This call for consistency resulted in the RIPE Routing Working Group producing first ripe-178, then ripe-210, and finally the ripe-229 documents [2a]. The parameters documented in ripe-229 were considered, at time of publication in 2001, the best current practice. In 2006, this was reviewed again and resulted in ripe-378 [2] which recommended to disable RFD because it created more harm than good.


In the work by Pelsser et al [3], it is shown that 3% of all prefixes cause 36% of BGP updates, and just 0.01% of the prefixes cause 10% of the BGP updates. The aim is to only penalise those prefixes with excessive numbers of updates.

The default values used in current implementations of RFD apply a penalty of 1000 each time a route flaps, and suppresses the prefix when the penalty exceeds a figure in the region of 2000 (Cisco IOS) or 3000 (Juniper JunOS).

The table shows the percentage of prefixes above the suppress threshold and the percentage reduction in BGP churn for various values of suppress threshold. The current default suppress value of 2000 reduces BGP churn by 47%, but it suppressed 14% of the prefixes at some point over the lifetime of the experiment. Significantly larger values of suppress threshold such as 12000, 15000 or 18000 still reduced BGP churn, but suppressed far fewer prefixes which it is believed reduces the risk of penalising otherwise well-behaved prefixes.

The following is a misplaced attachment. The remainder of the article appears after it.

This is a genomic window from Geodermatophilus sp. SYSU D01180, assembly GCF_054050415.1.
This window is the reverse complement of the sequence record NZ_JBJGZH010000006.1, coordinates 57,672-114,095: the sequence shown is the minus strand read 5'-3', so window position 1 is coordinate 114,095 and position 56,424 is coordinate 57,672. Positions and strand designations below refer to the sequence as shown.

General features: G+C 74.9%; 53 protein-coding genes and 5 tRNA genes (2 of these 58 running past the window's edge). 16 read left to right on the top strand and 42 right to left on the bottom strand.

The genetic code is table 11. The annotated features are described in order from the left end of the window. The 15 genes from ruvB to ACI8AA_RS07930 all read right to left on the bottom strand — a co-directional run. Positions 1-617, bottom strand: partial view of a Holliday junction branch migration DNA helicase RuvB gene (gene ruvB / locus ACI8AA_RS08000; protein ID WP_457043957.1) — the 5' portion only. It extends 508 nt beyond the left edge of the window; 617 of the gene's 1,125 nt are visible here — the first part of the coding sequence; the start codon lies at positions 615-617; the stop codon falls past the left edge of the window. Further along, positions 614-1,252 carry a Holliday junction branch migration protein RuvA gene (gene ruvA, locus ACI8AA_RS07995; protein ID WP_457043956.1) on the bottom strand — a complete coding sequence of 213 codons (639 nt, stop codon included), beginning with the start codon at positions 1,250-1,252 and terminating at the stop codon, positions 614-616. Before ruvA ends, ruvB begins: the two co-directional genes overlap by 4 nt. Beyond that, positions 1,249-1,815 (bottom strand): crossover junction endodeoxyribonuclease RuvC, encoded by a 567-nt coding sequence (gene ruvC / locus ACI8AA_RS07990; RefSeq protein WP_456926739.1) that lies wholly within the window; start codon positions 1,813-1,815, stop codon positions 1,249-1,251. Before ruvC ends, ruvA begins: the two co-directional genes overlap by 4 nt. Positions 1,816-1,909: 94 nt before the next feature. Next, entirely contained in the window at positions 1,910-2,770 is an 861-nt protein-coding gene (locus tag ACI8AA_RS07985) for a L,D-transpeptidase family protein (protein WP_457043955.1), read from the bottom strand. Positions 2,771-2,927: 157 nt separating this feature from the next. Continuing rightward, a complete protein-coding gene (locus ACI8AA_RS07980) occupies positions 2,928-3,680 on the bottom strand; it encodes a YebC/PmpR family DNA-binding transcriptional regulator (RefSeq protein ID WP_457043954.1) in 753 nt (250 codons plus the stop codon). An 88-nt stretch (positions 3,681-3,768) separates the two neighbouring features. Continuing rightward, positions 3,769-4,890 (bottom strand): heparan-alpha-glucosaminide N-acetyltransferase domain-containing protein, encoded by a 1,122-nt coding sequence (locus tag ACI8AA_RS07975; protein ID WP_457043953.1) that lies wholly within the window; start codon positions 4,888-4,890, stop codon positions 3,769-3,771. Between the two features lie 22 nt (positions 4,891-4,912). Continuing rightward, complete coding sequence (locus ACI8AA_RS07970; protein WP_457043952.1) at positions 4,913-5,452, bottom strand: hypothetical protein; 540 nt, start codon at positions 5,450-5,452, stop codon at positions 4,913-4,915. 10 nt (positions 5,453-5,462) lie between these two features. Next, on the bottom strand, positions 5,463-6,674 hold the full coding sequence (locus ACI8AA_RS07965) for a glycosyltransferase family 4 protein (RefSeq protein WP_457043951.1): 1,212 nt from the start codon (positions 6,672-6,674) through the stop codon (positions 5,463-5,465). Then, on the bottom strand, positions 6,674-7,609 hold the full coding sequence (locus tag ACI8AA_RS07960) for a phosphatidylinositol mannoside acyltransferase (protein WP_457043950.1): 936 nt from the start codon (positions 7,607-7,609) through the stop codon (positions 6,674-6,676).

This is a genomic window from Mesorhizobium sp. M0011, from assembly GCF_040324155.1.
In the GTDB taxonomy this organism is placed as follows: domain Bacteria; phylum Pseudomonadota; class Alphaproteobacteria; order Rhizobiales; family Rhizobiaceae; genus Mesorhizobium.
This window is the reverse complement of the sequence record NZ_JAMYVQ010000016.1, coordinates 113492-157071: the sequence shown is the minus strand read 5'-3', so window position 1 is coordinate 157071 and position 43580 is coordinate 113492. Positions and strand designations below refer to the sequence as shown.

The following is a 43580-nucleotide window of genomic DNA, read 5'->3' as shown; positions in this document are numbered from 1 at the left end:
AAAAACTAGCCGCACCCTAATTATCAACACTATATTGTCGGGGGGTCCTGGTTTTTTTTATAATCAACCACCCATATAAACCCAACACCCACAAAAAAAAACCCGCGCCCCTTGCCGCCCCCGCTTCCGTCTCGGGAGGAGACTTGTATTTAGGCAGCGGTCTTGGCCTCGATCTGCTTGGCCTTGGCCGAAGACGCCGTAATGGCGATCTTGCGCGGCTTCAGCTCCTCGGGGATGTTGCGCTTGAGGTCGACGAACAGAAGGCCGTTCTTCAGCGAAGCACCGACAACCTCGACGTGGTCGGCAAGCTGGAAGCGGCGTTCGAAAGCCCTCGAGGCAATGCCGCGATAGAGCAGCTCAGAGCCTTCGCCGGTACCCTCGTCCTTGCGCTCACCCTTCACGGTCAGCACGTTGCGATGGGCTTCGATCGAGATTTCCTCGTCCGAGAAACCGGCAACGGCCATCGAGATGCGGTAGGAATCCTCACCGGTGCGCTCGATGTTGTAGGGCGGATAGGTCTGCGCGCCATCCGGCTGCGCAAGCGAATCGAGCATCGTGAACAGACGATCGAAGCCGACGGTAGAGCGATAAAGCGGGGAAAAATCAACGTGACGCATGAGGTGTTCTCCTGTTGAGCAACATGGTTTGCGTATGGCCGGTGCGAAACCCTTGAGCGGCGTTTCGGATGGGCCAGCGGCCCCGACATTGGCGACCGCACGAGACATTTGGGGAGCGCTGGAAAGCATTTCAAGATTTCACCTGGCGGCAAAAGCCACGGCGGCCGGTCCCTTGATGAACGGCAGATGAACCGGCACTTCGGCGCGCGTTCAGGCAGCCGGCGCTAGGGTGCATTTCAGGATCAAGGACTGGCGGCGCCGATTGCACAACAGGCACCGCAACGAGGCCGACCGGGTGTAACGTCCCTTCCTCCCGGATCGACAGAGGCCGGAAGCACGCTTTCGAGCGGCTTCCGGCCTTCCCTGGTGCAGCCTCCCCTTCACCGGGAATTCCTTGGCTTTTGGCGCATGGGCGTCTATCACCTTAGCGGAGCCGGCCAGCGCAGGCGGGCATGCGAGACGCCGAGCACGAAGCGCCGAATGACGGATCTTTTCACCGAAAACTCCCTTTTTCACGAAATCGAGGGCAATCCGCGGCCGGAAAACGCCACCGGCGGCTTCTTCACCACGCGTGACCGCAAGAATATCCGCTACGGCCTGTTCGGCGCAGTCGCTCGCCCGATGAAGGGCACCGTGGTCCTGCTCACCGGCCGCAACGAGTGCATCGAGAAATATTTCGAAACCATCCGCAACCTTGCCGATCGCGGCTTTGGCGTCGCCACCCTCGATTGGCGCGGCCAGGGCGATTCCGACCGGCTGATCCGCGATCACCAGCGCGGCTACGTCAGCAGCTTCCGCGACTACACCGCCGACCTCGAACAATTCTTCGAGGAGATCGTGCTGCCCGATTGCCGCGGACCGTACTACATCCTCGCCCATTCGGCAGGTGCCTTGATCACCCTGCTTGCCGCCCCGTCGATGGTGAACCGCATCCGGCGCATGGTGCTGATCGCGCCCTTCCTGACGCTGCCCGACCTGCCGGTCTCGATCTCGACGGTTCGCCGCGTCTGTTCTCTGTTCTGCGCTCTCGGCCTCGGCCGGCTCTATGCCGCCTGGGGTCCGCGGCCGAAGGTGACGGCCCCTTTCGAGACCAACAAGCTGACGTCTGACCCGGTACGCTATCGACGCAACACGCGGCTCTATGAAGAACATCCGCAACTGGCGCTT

% prefixes


% reduction in BGP churn

compared with no damping




















In order to punish the biggest offenders - those prefixes that flap the most – yet without punishing others, the RIPE Routing-WG recommends vendors raise the maximum suppress threshold in router implementations to 50,000 and operators configure a suppress threshold value of at least 6,000. The vendors might also change the default suppress threshold to 6,000. But this might surprise operators who use the default.

This has a number of advantages:

  • it is easy to implement
  • it will reduce the churn compared to the situation we havenow where no RFD is applied
  • it spares the smaller offenders.

Changing the default suppress threshold could result in an increase in forwarding table size or announcement rate for operators who use RFD with the default settings. This warrants further discussion.

References and Further Reading

[1] Curtis Villamizar, Ravi Chandra, Ramesh Govindan

RFC2439: BGP Route-flap Damping (Proposed Standard)

[2] Most recent RIPE Document

[2a] Older RIPE Documents

[3] Cristel Pelsser, Olaf Maennel, Pradosh Mohapatra, Randy Bush and Keyur Patel. "Route Flap Damping Made Usable". PAM 2011, March 2011.

[4] Zhouqing Mao, Ramesh Govindan, George Varghese, Randy Katz

Route-flap Damping Exacerbates Internet Routing Congerence SIGCOMM 2002

[5] Randy Bush, Tim Griffin, Zhouqing Mao Route-flap Damping: Harmful?


[6] Craig Labovitz, Abha Ahuja, Abhijit Bose, Farnam Jihanian

Delayed Internet Routing Convergence SIGCOMM 2000